"Well, you don't suppose that we are here just to amuse ourselves," said
Dick: "we come to see you."
"Is anythink to be done ?" demanded the Cracksman.
"First answer me this," cried Dick: "has that crib at Upper Clapton
been cracked yet?"
"What, where there's a young swell "
"I don't know nothing more about it than wot you told me,"
Dick. "Me and you was to have done it; and then you went larking with the
"I know the crib you mean," said the Cracksmam hastily: "that job is
yet to be done. Are you the chaps to have a hand in it."
"That's the very business that we're come for," answered Bill.
"Well," resumed the Cracksman, "it seems we're
[-48-] all stumped up, and can't hold out no longer. We won't put
this thing off - it shall be done to-morrow night. Eleven's the hour. I will go
Dalston way - you two can arrange about the roads you'll take, so long as you
don't go together; and we'll all three meet at the gate of Ben Price's field at eleven
"So far, so good," said
Dick Flairer. "I've got a
darkey* [*Dark lantern] but we want the
kifers* [*Implements used by burglars] and tools."
"And a sack," added Bill.
"We must get all these things of old Moses Hart, the fence;*
[*Receiver of stolen goods] and give him a share of the swag,"
exclaimed the Cracksman. "Don't bother yourselves about
that; I'll make it all right."
"Well, now that's settled," said
Dick. "I've got a bob in my pocket, and we'll have a rinse of the bingo."
The burglar went out to the bar, and returned with some
brandy, which he and his companions drank pure.
"So Crankey Jem's in quad?" observed the Cracksman, after a
"Yes - and the Resurrection Man too: but he has chirped, and will be let out after sessions."
"You have heard of his freak over in the Borough I
s'pose," said the Cracksman.
"No I haven't," answered Bill. "What was it?"
"Oh! a capital joke. The story's rather long; but it
will bear telling. There's a young fellow of the name of Sam Chisney; and his father died about two year
ago leaving two thousand pounds in the funds. The widder was to enjoy the
interest during her life; and then it was to come, principal and interest both, to Sam. Well, the old woman gets into debt, and is arrested. She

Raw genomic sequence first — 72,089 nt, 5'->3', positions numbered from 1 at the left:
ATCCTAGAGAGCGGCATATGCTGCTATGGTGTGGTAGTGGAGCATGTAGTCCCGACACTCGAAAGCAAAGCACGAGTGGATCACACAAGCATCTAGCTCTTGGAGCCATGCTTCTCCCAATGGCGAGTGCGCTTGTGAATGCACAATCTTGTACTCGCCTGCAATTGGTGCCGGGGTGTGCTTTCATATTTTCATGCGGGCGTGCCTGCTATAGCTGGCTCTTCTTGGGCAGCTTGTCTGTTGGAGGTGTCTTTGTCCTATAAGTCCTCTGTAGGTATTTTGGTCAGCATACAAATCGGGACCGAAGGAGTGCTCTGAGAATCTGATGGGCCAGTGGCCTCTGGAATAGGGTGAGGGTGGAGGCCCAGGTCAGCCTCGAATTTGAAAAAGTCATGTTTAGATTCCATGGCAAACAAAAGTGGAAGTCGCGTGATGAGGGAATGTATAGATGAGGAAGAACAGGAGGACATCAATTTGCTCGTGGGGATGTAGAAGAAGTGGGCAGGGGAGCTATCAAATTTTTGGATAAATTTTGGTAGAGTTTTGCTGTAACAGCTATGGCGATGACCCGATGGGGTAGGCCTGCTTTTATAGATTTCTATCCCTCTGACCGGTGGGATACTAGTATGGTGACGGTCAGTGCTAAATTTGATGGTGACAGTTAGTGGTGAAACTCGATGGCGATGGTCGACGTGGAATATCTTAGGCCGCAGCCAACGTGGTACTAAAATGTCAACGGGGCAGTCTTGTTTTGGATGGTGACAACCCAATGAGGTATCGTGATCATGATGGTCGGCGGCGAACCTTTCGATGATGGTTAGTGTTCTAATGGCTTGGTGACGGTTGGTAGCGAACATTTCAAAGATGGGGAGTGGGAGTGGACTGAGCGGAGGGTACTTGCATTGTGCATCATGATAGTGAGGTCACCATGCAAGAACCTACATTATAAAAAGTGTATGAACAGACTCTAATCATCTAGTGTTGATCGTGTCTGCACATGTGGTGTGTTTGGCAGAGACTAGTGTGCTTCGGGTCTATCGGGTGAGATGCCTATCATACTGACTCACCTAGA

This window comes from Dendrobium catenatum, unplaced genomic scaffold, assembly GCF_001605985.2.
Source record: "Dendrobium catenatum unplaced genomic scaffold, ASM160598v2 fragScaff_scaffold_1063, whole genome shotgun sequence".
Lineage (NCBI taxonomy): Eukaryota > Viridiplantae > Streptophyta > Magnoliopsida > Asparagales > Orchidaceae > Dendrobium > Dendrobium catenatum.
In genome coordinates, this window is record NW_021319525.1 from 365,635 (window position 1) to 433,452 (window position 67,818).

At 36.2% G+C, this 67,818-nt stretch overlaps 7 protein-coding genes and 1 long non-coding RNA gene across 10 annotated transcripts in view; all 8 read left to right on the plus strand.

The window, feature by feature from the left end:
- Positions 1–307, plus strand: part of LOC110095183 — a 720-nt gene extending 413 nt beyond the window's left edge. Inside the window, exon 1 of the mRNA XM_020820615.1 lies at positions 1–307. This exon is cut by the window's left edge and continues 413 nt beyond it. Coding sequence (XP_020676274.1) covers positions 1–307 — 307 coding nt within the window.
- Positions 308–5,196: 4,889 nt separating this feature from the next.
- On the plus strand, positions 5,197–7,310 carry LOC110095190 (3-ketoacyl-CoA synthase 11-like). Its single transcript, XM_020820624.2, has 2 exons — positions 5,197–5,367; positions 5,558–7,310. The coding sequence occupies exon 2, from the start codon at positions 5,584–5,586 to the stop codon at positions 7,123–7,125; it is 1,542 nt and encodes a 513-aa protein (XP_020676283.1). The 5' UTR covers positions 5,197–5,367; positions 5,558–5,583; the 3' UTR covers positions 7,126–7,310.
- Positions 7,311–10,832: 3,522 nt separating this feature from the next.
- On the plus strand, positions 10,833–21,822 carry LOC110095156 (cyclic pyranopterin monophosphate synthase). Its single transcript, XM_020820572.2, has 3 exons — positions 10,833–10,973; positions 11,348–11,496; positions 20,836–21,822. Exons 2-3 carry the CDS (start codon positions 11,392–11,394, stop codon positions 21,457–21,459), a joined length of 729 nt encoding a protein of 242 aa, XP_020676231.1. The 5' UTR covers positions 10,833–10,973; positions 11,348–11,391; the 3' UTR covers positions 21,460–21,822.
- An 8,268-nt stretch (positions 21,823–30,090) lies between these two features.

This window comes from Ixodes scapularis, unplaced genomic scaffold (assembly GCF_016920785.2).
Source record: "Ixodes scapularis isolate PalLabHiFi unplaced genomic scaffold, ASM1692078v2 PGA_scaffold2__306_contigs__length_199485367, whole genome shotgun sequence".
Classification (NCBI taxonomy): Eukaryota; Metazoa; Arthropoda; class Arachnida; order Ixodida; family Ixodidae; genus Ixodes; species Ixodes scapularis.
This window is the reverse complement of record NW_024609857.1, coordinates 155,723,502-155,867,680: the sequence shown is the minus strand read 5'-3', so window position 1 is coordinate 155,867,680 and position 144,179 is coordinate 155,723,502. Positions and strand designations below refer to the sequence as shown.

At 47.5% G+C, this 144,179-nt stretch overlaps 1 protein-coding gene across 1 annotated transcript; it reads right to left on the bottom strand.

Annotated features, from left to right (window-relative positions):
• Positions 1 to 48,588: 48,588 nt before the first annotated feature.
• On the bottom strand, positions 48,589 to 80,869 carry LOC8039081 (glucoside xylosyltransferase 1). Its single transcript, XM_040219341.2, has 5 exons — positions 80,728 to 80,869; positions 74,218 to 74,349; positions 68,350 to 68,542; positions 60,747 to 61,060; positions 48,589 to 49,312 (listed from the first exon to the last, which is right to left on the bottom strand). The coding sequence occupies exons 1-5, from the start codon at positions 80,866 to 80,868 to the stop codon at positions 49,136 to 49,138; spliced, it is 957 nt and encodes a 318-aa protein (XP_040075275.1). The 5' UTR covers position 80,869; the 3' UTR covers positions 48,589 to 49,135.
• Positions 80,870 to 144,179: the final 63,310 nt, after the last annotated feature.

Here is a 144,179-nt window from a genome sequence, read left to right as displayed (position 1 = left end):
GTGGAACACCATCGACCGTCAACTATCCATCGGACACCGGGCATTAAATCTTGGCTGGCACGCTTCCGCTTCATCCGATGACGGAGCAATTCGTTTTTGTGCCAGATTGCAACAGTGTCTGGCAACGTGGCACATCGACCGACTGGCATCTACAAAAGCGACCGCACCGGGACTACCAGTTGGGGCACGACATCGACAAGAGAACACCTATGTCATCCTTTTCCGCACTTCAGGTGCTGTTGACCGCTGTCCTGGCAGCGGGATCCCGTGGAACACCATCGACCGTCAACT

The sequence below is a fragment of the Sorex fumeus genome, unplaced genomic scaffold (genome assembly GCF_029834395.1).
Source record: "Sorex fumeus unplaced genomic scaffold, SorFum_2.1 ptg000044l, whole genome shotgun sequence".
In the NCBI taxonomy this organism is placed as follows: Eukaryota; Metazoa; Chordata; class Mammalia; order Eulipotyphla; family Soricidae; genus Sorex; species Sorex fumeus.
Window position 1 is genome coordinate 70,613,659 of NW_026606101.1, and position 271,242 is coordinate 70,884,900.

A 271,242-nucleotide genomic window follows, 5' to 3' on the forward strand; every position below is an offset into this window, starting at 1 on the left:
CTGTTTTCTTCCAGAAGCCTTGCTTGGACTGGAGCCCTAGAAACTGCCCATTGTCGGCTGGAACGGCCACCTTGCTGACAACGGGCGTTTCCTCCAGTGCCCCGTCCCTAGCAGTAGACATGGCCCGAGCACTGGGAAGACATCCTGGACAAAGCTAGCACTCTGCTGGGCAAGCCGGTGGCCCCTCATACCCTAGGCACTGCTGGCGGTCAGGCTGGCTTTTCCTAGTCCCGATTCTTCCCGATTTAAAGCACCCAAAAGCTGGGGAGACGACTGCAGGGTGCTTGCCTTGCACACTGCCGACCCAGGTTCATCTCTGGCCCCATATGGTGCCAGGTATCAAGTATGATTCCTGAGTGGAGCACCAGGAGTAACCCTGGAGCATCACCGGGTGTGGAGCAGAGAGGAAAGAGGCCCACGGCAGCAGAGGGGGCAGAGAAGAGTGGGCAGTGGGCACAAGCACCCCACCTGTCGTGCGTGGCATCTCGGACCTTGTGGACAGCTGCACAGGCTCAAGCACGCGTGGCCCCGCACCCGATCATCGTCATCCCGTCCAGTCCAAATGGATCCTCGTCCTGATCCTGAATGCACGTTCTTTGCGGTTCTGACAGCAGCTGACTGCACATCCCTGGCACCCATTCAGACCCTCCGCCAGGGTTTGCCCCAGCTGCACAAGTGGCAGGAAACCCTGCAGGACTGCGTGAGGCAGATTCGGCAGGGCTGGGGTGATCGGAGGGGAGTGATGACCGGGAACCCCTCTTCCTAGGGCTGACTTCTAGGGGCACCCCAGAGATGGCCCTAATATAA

goes over to the Bench, takes the Rules, and hires a nice lodging on the ground
floor in Belvidere Place. The young feller wants his money very bad, and ,doesn't seem at all
to wait for the old lady's death, particklar as she might live another ten years. Well, he comes across
the Resurrection Man, and tells him just how he's sitivated. The Resurrection Man thinks over the
matter; and, being a bit of a scholar, understands the business. Off they
goes and consults a lawyer named Mac Chizzle, who lives up in the New Road,
somewhere near the Servants' Arms there."
"I know that crib well," observed Bill. "It's a
were tidy and respectable one."
"So Mac Chizzle, Sam Chisney, and the Resurrection Man
lay their heads together, and settle the whole business. The young chap then
goes over to the old woman, and tells her what is to be done. She consents: and all's right. Well, that very day
the old lady is taken so bad - so very bad, she thinks she's a goin' to die. She won't have no doctor; but
she sends for a nurse as she knows - an old creatur' up'ards of seventy and
nearly in her dotage. Then Sam comes; and he's so sorry to see his poor dear
mother so ill; and she begins to talk very pious, and to bless him, and tell him
as how she feels that she can't live four-and-twenty hours. Sam cries dreadful,
and swears he won't leave his poor dear mother - no, not for all the world. He sits up with her all
night, and is so exceedin' kind; and he goes out and gets a bottle of medicine -
which arter all worn't nothink but gin and peppermint. The old nurse is quite pleased to think that the old woman has
such a attentive son; and he sends out to get a little rum; and the old nurse
goes to bed blind drunk.
"What the devil was all that for ?" demanded Dick.
"You'll see in a moment," resumed the Cracksman.
"Next night at about ten o'clock the young fellow says to the nurse- 'Nurse, my poor dear mother is wasting away: she can't last out the night. I do
feel so miserable; and I fancy a drop of the rum that they sell at a partickler public, close
up by Westminster Bridge.' 'Well, my dear,' says the nurse, 'I'll go and get a
bottle there; for I feel that we shall both want someot to cheer us through this
blessed night.' So the old nurse toddles off to get the rum at the place Sam told her. He had